The Fifth Element

The Fifth Element is the story of a taxi driver who meets and falls for a perfect being, engineered to fight a pure evil existence that attacks once every 5000 years. If it sounds a little naff, well, it’s supposed to. Starring the beautiful Milla Jovovich as Leeloo, the perfect being, and Bruce Willis as Korben Dallas, a military commando turned taxi driver, The Fifth Element has a wonderfully crafted script containing the perfect blend of action, comedy and drama. Willis and Jovovich give great performances (and Jovovich looks simply stunning, so much so that the characters calls notice to this on a number of occasions – “They really did make her…” “Perfect. Yes.”).

The film also features great supporting performances from Ian Holm, Gary Oldman and Chris Tucker. (Any film that manages to make Chris Tucker playing an incredibly irritating character and make him both funny and entertaining is truly a work of genius.)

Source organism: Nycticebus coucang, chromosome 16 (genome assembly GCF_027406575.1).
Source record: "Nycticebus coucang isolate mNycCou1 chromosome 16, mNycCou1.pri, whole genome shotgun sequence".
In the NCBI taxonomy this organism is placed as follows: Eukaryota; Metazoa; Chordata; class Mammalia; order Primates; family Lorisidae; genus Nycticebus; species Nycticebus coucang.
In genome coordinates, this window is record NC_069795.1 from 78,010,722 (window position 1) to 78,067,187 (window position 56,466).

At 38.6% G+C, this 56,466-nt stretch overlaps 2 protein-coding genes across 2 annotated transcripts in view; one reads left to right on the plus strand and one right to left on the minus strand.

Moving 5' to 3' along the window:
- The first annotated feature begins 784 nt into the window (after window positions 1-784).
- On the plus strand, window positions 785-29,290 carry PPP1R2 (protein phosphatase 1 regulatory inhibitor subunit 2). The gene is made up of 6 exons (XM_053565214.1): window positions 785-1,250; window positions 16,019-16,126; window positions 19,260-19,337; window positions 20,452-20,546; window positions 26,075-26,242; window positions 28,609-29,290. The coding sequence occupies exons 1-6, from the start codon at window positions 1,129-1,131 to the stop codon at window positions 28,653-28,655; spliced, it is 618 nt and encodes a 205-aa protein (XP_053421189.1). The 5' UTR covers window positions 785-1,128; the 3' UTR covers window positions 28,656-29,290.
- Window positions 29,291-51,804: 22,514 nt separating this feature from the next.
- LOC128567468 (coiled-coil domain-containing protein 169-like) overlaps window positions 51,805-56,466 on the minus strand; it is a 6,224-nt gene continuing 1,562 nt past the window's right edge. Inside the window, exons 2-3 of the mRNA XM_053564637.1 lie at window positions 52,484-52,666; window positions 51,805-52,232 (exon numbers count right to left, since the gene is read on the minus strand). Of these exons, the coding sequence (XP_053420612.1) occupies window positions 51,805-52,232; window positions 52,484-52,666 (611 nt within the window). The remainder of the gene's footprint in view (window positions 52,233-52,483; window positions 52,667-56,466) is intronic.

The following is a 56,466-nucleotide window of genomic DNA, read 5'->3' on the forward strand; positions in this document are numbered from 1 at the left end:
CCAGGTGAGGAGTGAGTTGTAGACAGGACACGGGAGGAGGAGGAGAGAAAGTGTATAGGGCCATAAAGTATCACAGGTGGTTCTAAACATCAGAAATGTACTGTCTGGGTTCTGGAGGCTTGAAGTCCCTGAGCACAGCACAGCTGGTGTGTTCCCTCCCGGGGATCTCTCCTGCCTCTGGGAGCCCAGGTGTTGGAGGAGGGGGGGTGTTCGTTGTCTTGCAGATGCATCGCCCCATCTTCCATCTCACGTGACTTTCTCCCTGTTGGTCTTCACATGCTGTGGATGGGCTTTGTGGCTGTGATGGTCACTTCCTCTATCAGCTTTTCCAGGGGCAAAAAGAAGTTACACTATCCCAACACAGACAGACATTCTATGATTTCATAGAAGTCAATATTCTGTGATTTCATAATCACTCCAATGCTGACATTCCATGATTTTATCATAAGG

In addition to all of this, The Fifth Element looks simply breathtaking. In the same way that time has outright failed to rob Blade Runner of its stunning visuals, The Fifth Element (eleven years old at the time of writing) has a visual flair and polish that even the most CGI-ed movie of today will struggle to match, masterfully blending CGI and prosthetics, with scenes that still manage to elicit a low utterance of “Wow” today, even on the umpteenth repeat viewing.

Perfectly balancing this visual prowess is the sublime score of Eric Serra, which crescendos about two thirds through the film, in what is arguably the films most memorable scene. Dedicating an entire scene to the performance of an aria from Lucia di Lammermoor that segues into a spellbinding virtuoso vocal solo by a tall, beautiful, blue alien known as the Diva (vocals by Inva Mula-Tchako, but performed on screen by Maïwenn Le Besco) is a bold move, but one which pays off wonderfully.

I’d be betraying myself to give this film anything less than A+. So I won’t. A simply must-see.

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